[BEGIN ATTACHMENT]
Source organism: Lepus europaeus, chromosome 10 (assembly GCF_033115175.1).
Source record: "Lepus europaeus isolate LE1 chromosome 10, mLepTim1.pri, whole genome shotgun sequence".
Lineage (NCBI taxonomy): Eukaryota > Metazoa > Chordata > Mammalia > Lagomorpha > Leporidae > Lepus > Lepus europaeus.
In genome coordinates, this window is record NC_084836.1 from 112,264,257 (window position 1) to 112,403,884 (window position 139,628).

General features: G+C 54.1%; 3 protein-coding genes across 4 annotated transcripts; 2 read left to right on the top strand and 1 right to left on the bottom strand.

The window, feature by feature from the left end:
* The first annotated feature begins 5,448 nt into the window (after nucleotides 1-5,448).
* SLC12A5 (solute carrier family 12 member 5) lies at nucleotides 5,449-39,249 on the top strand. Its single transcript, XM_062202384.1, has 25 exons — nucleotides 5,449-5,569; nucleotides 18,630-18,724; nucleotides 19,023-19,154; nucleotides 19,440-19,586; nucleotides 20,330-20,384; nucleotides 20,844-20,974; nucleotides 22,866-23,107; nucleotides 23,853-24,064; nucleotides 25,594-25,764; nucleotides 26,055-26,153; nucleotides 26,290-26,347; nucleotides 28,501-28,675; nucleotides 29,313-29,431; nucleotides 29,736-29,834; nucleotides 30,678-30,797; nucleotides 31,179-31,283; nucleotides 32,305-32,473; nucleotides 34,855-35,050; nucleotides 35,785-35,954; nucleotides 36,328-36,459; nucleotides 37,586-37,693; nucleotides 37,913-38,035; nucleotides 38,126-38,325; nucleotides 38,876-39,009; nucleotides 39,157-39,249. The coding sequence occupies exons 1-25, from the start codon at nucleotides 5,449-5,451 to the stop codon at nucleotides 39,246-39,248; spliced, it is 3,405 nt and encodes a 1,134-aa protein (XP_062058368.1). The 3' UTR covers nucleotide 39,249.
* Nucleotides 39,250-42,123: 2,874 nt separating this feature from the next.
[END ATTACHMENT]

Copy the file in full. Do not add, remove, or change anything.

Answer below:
Source organism: Lepus europaeus, chromosome 10 (assembly GCF_033115175.1).
Source record: "Lepus europaeus isolate LE1 chromosome 10, mLepTim1.pri, whole genome shotgun sequence".
Lineage (NCBI taxonomy): Eukaryota > Metazoa > Chordata > Mammalia > Lagomorpha > Leporidae > Lepus > Lepus europaeus.
In genome coordinates, this window is record NC_084836.1 from 112,264,257 (window position 1) to 112,403,884 (window position 139,628).

General features: G+C 54.1%; 3 protein-coding genes across 4 annotated transcripts; 2 read left to right on the top strand and 1 right to left on the bottom strand.

The window, feature by feature from the left end:
* The first annotated feature begins 5,448 nt into the window (after nucleotides 1-5,448).
* SLC12A5 (solute carrier family 12 member 5) lies at nucleotides 5,449-39,249 on the top strand. Its single transcript, XM_062202384.1, has 25 exons — nucleotides 5,449-5,569; nucleotides 18,630-18,724; nucleotides 19,023-19,154; nucleotides 19,440-19,586; nucleotides 20,330-20,384; nucleotides 20,844-20,974; nucleotides 22,866-23,107; nucleotides 23,853-24,064; nucleotides 25,594-25,764; nucleotides 26,055-26,153; nucleotides 26,290-26,347; nucleotides 28,501-28,675; nucleotides 29,313-29,431; nucleotides 29,736-29,834; nucleotides 30,678-30,797; nucleotides 31,179-31,283; nucleotides 32,305-32,473; nucleotides 34,855-35,050; nucleotides 35,785-35,954; nucleotides 36,328-36,459; nucleotides 37,586-37,693; nucleotides 37,913-38,035; nucleotides 38,126-38,325; nucleotides 38,876-39,009; nucleotides 39,157-39,249. The coding sequence occupies exons 1-25, from the start codon at nucleotides 5,449-5,451 to the stop codon at nucleotides 39,246-39,248; spliced, it is 3,405 nt and encodes a 1,134-aa protein (XP_062058368.1). The 3' UTR covers nucleotide 39,249.
* Nucleotides 39,250-42,123: 2,874 nt separating this feature from the next.